Basra Issues Warrant for Two SAS Operatives....

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Basra warrant for two UK soldiers......

Petrol bombs were thrown at British armoured vehicles on Monday
A Basra judge has issued an arrest warrant for two British soldiers after an Iraqi civilian was reportedly killed and a police officer injured.
The two servicemen - believed to be undercover SAS officers - were detained after a confrontation on Monday.

UK troops later freed the soldiers from Iraqi custody after storming a police station in the southern Iraqi city.

Defence Secretary John Reid said no warrant had been received - and British personnel were immune from Iraqi laws.

"The MoD has not received any arrest warrant relating to any British personnel in Iraq," he said.

"Iraqi law is very clear: British forces remain subject to British jurisdiction.

"Even if such a warrant was issued, it would therefore be of no legal effect."

British forces spokesman Major Steve Melbourne said the two men had immunity from prosecution under an arrangement between the Iraqi government and coalition forces.

But he said the UK would "work closely" with the Iraqi investigation team, and with the Iraqi government.

"This has started and we'll see what comes from that into the events of Monday night."

However, the judge told the BBC he was not convinced the two men were British and therefore would not be immune from arrest and possible prosecution in Iraq.

BBC correspondent Richard Galpin said that if the men were found guilty of deliberately killing an Iraqi civilian they could face life imprisonment.

It was widely believed that the soldiers on an intelligence mission in the city when they were challenged by Iraqi police officers, our correspondent said.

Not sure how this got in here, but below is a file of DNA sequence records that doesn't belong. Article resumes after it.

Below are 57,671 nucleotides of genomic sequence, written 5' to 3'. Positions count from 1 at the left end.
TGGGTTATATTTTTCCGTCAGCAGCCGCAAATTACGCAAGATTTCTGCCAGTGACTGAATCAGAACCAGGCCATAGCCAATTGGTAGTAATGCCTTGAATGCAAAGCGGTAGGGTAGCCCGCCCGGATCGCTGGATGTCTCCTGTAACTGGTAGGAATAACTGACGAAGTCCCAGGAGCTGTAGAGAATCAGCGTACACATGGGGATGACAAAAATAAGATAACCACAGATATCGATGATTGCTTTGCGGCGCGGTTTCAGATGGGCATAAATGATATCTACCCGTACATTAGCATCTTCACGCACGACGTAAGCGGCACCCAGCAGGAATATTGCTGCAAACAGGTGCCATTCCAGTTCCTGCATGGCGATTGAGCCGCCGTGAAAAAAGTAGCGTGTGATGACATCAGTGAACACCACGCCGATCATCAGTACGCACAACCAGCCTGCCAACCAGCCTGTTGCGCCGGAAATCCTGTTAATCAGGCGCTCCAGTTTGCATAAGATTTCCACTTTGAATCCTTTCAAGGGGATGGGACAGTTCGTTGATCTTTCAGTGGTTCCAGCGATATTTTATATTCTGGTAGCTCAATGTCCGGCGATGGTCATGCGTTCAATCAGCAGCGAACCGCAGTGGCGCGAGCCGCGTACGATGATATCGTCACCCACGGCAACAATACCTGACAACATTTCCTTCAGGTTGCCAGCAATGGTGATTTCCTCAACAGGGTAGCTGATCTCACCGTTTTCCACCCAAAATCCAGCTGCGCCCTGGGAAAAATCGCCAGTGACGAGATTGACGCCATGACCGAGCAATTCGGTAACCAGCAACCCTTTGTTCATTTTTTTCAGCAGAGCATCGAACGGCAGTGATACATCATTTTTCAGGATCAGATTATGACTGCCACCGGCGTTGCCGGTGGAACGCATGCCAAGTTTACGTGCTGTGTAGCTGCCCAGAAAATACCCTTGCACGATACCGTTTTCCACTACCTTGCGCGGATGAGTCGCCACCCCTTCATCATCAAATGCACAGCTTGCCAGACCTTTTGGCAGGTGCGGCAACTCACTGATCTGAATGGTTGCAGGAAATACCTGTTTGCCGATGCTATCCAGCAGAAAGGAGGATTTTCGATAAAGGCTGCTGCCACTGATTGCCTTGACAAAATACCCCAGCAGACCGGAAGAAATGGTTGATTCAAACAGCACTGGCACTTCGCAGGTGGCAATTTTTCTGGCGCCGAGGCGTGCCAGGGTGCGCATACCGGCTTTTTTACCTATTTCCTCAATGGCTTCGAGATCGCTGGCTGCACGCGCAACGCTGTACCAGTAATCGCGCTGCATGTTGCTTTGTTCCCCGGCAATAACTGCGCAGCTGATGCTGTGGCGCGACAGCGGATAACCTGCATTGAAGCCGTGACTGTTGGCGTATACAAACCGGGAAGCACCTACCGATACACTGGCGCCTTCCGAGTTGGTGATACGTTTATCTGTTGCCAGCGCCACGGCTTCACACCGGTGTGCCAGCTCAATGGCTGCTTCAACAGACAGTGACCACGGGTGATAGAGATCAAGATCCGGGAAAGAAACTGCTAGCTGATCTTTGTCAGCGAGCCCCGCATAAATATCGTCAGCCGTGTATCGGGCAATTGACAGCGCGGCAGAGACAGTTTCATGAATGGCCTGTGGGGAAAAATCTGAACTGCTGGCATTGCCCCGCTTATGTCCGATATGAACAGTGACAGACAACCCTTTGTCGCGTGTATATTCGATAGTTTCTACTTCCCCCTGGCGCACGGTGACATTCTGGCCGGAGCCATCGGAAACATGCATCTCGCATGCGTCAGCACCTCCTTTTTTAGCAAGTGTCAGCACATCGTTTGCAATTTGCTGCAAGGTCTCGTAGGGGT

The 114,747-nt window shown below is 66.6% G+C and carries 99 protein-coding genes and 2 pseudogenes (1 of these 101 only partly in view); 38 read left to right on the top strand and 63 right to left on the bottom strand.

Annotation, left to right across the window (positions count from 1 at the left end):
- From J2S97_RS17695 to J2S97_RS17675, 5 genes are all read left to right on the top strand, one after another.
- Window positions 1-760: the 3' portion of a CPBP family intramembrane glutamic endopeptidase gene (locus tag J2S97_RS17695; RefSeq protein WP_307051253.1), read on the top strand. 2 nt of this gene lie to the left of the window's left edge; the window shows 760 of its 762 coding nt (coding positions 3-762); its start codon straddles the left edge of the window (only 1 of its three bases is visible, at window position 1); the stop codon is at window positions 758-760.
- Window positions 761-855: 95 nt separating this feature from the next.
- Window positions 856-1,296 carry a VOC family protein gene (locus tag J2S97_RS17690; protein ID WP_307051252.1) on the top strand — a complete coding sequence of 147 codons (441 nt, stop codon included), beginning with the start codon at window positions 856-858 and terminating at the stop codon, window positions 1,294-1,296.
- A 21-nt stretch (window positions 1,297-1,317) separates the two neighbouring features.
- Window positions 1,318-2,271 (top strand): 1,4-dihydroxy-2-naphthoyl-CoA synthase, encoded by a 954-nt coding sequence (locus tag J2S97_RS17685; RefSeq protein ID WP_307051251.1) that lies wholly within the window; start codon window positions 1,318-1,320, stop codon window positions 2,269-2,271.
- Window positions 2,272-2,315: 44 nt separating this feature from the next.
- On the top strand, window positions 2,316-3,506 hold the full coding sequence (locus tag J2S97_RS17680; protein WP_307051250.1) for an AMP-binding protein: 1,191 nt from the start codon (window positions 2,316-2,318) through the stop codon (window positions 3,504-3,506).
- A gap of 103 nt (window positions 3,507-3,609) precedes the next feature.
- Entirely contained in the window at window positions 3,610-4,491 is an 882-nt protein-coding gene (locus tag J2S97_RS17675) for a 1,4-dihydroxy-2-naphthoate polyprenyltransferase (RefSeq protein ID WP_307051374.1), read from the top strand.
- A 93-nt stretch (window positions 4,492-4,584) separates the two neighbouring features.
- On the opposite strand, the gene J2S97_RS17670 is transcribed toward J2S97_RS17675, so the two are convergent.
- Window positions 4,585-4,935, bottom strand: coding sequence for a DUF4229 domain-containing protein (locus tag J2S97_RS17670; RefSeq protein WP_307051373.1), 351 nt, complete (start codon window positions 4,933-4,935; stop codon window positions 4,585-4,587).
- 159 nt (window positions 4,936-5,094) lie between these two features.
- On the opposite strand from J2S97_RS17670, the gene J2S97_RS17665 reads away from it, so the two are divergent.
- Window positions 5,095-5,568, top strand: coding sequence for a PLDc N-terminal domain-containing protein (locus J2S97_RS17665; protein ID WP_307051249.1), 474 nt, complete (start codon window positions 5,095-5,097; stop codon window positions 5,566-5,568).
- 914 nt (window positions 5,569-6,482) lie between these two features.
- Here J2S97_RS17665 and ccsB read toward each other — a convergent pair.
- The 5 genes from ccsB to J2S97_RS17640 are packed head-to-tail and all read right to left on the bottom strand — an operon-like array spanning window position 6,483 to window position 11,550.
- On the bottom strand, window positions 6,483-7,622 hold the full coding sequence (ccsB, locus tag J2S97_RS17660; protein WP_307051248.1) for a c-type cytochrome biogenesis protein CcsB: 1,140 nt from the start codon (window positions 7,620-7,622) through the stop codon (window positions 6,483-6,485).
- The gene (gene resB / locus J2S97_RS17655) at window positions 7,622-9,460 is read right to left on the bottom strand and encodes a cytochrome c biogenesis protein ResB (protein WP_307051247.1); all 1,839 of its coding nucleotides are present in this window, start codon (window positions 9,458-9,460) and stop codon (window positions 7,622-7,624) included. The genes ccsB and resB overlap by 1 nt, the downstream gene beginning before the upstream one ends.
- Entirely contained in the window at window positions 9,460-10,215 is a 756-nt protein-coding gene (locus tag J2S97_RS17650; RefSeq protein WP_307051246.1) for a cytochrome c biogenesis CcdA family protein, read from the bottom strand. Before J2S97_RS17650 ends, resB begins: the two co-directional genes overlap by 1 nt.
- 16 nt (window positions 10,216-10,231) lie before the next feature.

Iraqi police and the interior ministry say that the soldiers opened fire when challenged.

The BBC's Caroline Hawley said the issuing of the warrant indicated there was "a lot of local politicking going on".

"This judge knows that, certainly in some circles, what happened [on Monday] was extremely unpopular," she said.

News of the warrant follows a week in which authorities in Basra said they would not co-operate with UK troops.

Basra's governor, Mohammed al-Waili, said there would be no co-operation until there was an apology for the raid to free the soldiers.

The UK has defended its action, saying the soldiers were handed to militiamen by rogue elements in the police, but Interior Minister Baqir Solagh Jabr has denied this.

British troops have reduced their presence on the Iraqi city's streets.

On Wednesday, Iraqi Prime Minister Ibrahim Jaafari and Mr Reid said the unrest had not strained relations between the two countries.
actually quite sad that the frickin media got wind of this and will now try and warp humanities eyes with their own version as to what really happened. We fought crap like this in Nam and elsewhere, and it continues today
Not really, they put the story up in the light for a few days, now nothing. I'm amazed by the tank commander that abandoned his position when it was assault by the mob.

Iraq has issued warrants for a few other British troops after this one. I'm quite amazed they even bother, like Britain will hand anyone over. It just proves the Iraqis will smile to your face and shoot you in the back, the Iraqi police had handed the two lads over to the local insurgent militia - that's why the British forces had to break-in to the police station. They had to find out where they were and rescue them before the scum beheaded them and made a big deal about beheading these lads.

Did anyone see the kit they had on them? And I heard the Iraqi police fired on them first. So ...just goes to show leader is destroyed ...a democracy is formed ...but it's still a scumhole.